AuthorsAndrade, Cristhian F.
Embargo End Date2021-07-23
Permanent link to this recordhttp://hdl.handle.net/10754/664385
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Access RestrictionsAt the time of archiving, the student author of this thesis opted to temporarily restrict access to it. The full text of this thesis will become available to the public after the expiration of the embargo on 2021-07-23.
AbstractContact angle behavior controls the spreading, sticking, or movement of fluid droplets on top of solid substrates, and the immiscible displacement of mixed fluids in porous media. Therefore, it influences applications such as oil recovery, CO2 geological storage, water transport in unsaturated soils, and DNAPL soil remediation techniques. The attraction forces and geometrical-molecular arrangement at the atomic scale define the strength of the interfacial tension that changes in response to changes in temperature, pressure, or the fluid composition within the system. Contact line behavior such as contact line pinning or depinning, microscale roughness, and changes in interfacial tensions influence advancing and receding contact angles. This study consists of a comprehensive database of published advancing and receding contact angles to understand the underlying mechanisms of contact line pinning and depinning and the implications of these phenomena on advancing and receding contact angles. Calcite experiments that investigate advancing and receding contact angle measurements as a function of ionic concentration complement the published literature. Critical results include: an advancing contact angle trend with calcite as a function of ionic concentration, a point of minimum contact angle hysteresis when brine concentrations are close to 0.1 M, and that contact angle behavior depends on cation type and the calcite surface anisotropy. Contact line pinning prevents flow and increases contact angle hysteresis. An analysis of the database suggests that the wide range of contact angle hysteresis of calcite and quartz with water results both from hydrogen bonds and microscale roughness at the surface which leads to pinned contact lines. The Jamin effect reduces significantly in calcite when the resultant injection brines have an ionic concentration close to 0.1 M. Thus, the pressure difference required to displace a non-wetting fluid for a wetting fluid reduces, and leads to enhanced recovery of trapped oil, gas or DNAPL.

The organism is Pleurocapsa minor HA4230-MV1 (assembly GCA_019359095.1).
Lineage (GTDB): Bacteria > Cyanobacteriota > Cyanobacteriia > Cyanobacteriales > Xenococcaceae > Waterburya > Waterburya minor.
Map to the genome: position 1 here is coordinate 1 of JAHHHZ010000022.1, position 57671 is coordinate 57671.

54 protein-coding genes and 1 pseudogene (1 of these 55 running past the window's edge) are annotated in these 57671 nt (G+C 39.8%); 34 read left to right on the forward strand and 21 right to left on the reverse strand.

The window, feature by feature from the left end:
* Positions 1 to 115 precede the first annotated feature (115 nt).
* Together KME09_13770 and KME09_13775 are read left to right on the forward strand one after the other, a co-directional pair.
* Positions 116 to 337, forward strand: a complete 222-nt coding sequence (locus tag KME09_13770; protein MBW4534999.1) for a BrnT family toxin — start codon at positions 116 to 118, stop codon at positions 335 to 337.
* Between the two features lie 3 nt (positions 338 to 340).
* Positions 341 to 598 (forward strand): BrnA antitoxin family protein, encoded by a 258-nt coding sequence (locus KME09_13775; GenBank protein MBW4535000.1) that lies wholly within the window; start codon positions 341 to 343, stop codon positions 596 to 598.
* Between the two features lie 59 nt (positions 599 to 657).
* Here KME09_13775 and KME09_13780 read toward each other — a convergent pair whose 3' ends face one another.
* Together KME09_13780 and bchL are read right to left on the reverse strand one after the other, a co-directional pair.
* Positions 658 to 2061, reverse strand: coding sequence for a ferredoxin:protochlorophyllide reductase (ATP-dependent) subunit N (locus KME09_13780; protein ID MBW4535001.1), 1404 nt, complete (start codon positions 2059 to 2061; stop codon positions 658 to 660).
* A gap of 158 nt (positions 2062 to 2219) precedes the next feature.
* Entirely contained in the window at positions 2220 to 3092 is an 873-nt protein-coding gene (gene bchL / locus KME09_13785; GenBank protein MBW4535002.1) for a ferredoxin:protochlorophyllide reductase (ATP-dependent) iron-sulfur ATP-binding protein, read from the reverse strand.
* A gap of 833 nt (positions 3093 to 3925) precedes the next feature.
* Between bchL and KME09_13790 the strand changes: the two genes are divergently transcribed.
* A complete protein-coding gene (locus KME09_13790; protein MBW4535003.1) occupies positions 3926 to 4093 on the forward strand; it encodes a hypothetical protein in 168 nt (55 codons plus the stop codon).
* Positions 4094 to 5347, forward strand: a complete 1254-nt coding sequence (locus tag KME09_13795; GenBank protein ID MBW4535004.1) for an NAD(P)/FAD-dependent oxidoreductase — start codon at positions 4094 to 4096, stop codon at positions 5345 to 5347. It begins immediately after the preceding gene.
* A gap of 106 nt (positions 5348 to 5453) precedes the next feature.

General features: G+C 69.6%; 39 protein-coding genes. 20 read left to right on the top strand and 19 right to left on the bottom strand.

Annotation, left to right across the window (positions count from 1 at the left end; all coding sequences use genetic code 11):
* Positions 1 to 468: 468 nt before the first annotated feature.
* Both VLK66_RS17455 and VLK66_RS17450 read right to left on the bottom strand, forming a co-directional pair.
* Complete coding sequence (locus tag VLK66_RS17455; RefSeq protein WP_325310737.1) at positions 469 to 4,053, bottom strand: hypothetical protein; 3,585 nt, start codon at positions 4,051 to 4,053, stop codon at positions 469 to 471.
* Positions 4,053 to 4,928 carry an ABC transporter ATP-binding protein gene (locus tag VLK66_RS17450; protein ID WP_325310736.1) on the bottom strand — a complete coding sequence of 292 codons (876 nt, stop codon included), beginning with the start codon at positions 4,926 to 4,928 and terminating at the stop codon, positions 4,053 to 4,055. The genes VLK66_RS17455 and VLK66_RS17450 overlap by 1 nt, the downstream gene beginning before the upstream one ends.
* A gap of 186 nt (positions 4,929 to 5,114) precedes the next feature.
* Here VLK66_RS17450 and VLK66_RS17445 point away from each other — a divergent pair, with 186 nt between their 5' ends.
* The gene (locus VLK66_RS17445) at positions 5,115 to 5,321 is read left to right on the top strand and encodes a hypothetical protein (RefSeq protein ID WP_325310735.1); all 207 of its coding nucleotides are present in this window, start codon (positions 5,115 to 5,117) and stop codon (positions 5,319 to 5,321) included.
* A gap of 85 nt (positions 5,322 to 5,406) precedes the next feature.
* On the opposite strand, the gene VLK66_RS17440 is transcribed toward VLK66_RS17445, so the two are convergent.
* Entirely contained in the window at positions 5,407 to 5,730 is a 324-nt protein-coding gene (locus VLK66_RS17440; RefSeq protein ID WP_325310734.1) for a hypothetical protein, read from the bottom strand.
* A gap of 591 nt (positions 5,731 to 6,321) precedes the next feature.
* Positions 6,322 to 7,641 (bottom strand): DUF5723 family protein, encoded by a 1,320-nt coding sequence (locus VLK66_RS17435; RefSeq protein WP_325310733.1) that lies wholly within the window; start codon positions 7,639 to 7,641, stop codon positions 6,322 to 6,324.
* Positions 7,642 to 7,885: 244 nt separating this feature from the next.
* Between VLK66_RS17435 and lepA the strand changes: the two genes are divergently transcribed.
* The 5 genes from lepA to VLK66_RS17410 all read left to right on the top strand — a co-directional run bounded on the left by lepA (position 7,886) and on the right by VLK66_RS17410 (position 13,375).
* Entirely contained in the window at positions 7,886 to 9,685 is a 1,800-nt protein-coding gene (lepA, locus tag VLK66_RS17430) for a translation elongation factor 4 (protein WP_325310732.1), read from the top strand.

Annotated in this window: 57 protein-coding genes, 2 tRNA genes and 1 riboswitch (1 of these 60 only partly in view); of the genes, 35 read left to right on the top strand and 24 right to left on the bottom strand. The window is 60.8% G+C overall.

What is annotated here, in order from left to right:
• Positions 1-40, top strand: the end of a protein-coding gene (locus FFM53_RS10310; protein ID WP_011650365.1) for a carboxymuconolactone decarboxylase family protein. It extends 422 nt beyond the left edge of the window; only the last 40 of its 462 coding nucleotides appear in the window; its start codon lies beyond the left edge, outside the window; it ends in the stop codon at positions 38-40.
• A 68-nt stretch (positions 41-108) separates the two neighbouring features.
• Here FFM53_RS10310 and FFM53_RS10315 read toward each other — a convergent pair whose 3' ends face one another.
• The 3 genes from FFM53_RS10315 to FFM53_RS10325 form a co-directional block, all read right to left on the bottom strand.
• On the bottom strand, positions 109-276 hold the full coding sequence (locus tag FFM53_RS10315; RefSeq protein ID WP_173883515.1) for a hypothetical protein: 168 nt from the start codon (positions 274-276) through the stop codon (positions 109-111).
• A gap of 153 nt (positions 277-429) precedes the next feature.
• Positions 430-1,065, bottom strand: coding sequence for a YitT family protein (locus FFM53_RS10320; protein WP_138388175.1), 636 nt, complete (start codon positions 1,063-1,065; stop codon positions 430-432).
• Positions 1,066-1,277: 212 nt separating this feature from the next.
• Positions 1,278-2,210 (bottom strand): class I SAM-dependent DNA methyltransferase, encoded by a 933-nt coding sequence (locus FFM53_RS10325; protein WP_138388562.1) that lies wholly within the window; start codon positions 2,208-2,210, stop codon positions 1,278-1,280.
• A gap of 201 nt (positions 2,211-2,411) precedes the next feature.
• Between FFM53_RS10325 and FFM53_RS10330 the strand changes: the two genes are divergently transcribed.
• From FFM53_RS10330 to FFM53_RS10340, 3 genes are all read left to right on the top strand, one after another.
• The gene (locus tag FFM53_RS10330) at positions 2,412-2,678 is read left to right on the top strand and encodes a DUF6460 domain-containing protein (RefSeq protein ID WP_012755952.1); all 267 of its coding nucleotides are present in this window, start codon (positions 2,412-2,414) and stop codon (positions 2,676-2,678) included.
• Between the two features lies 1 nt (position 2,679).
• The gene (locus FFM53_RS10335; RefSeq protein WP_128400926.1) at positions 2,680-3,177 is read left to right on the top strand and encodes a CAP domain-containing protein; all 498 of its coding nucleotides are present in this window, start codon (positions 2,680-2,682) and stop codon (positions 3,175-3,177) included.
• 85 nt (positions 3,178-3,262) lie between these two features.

CitationAndrade, C. F. (2020). Contact Angle Hysteresis: Implications for Fluid Flow. KAUST Research Repository. https://doi.org/10.25781/KAUST-M58AF
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